The news has been trumpeted across social media. People are ecstatic. Being a huge fan, a tragic, they expect me to be ecstatic, too. To be the first to buy tickets.
Quite the opposite. You see, I'm different. I've got a disorder.
Look at me and you see an average Joe. Married. Average job. Owns a home. But throw a 'Seinfeld' quote at me and I become something else. It's as though my mind switches into another gear or even another dimension. All that comes out of my mouth are lines from the famous 1990s sitcom that rocketed Jerry to stardom.
Like Robert Schumann, I hear a single quote and I go absolutely crazy. I'm pretty sure my brain has developed a lobe devoted to the show and nothing else. Like a sponge. And why shouldn't it? The 'show about nothing' is definitely sponge-worthy.
Bizarrely, the 'Seinfeld' part of my brain is activated not just by a reference to the show but by the mere mention of a word or phrase used in the show. For example, I once totally confused a friend when he used the word 'equivalent' and I blurted out: "High school equivalency". It is a very, very obscure quote from the episode 'The Barber'. But there it was, flowing out of me like a regular catchphrase.
When you consider that a single, non-descript word like that can set me off, then you can see I have a serious social problem. Every time I speak, I'm saying to everyone: "Come and listen to the idiot!"
While under this spell, I will say things which ordinary me would never consider saying. Like "These pretzels are making me thirsty" or "His buttocks are sublime". I become almost as incomprehensible as one of The New Yorker's cartoons.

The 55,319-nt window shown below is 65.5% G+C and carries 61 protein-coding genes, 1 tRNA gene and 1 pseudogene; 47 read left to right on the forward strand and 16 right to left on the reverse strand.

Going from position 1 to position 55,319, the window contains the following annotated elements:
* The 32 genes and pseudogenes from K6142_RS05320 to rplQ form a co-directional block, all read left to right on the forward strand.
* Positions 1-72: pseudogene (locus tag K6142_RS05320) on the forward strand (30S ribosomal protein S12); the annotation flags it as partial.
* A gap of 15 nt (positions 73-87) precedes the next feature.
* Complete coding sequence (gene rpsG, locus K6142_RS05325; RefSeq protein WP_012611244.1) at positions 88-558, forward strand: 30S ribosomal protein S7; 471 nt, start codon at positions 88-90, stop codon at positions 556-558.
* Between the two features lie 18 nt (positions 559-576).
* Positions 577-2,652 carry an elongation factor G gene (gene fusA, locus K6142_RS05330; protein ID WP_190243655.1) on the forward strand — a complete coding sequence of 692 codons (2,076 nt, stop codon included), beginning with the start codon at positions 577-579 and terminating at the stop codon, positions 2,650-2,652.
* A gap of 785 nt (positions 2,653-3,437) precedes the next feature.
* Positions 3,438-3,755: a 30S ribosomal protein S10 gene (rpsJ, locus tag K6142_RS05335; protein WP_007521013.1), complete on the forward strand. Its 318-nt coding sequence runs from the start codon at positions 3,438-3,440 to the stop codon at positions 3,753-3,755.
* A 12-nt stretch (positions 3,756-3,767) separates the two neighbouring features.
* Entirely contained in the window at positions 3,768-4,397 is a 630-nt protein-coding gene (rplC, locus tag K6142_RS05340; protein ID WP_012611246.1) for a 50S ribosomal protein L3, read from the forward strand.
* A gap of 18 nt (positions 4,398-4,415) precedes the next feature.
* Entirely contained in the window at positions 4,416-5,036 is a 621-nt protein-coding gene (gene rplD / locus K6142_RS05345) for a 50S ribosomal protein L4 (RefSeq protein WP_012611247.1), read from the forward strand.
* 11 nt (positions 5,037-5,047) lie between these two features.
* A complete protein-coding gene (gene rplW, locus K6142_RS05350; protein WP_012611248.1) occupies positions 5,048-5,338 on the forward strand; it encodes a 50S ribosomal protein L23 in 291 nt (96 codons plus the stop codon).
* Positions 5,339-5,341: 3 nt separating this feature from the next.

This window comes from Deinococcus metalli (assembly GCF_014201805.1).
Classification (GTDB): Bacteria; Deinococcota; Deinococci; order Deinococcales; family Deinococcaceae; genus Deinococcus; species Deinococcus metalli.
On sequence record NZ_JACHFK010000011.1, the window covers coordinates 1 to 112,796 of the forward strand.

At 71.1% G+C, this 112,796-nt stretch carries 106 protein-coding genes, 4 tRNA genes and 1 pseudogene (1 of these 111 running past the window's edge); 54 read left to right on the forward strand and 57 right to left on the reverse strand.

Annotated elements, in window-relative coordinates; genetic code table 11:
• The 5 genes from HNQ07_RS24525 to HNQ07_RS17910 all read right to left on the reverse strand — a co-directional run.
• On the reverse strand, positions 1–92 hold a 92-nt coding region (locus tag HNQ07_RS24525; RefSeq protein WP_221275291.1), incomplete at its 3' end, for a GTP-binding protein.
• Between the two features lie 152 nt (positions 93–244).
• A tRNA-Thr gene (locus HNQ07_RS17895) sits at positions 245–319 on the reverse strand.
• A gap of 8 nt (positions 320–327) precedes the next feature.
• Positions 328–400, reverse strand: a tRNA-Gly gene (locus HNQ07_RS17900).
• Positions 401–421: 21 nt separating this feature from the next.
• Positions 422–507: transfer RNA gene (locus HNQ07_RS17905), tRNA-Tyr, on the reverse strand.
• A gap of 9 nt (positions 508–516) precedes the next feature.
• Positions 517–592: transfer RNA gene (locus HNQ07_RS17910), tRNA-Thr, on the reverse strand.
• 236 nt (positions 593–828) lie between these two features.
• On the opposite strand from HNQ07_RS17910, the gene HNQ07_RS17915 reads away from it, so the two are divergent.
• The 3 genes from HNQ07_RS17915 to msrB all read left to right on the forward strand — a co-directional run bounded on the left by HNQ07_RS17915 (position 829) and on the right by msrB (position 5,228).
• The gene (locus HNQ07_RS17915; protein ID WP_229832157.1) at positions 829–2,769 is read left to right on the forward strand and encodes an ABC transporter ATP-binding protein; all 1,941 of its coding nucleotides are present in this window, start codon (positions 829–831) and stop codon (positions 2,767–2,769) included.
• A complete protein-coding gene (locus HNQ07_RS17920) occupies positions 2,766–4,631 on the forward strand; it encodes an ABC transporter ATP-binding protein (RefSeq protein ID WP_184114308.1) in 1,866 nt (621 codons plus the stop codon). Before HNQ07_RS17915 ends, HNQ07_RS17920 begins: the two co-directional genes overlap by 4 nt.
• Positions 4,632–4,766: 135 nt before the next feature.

Fortunately, I usually only lose control around friends who are fans themselves. A quote will drop and I'll let fly like Mussolini from the balcony. Around less familiar people, I'm much more refined, much better at reining in these irresistible impulses. But the urge is always on the tip of my tongue.
Three years ago, when my wife and I were on a Mediterranean cruise, I went to great lengths to score a photo of a man who was the spitting image of Frank Costanza. Disconcertingly for family and friends, this sighting was, for me, the absolute highlight of my overseas trip. I still go on about it regularly.
Then came May 1998, when the final episode was aired. I understood that the show couldn't last forever. And there is still an extensive history of 180 episodes to look back on fondly, to watch again and again, whenever the mood strikes, bringing forth renewed and often pre-emptive bouts of laughter. But still something changed that day. Inside, I was no longer the same. Perhaps it was a Junior Mint.
'Seinfeld' is my little escape from reality. Other people hide away in 'Star Wars' or Middle-Earth. You can see how people reacted to Carrie Fisher's appearance in 'The Force Awakens'. They, like me, want everything to remain just as it was. They, like me, are living a lie. But it's not a lie if you believe it.
I love Jerry, but it won't be the same. It won't be like it was. Jerry, it's not you, it's me. I'm living in the past. I'm hung up on some show from the nineties.
Fortunately this Seinfeld syndrome of mine is not a major issue. It's a disorder, but it's my disorder. And it isn't debilitating. It's never been so bad that I've considered ending it all by licking a box of cheap envelopes. It's just a part of me which cannot be silenced.
And now, in just under a year, comes my opportunity to see the great comic genius in the flesh. I should be excited. I should feel like I've had a B12 shot. But there's nothing. Bupkis. I'm like a boy in a bubble. Happy to dwell in the past and forget that times have moved on, that people have aged, that there is another world beyond the walls of apartment 5A, 129 West 81st Street.
Instead of sitting front row centre at every one of Jerry's shows, I'll be hunkered down in front of my TV, re-watching episodes that I've re-watched many times before.
Not that there's anything wrong with that.
Maurits Zwankhuizen is currently writing a novel based on his Seinfeld obsession.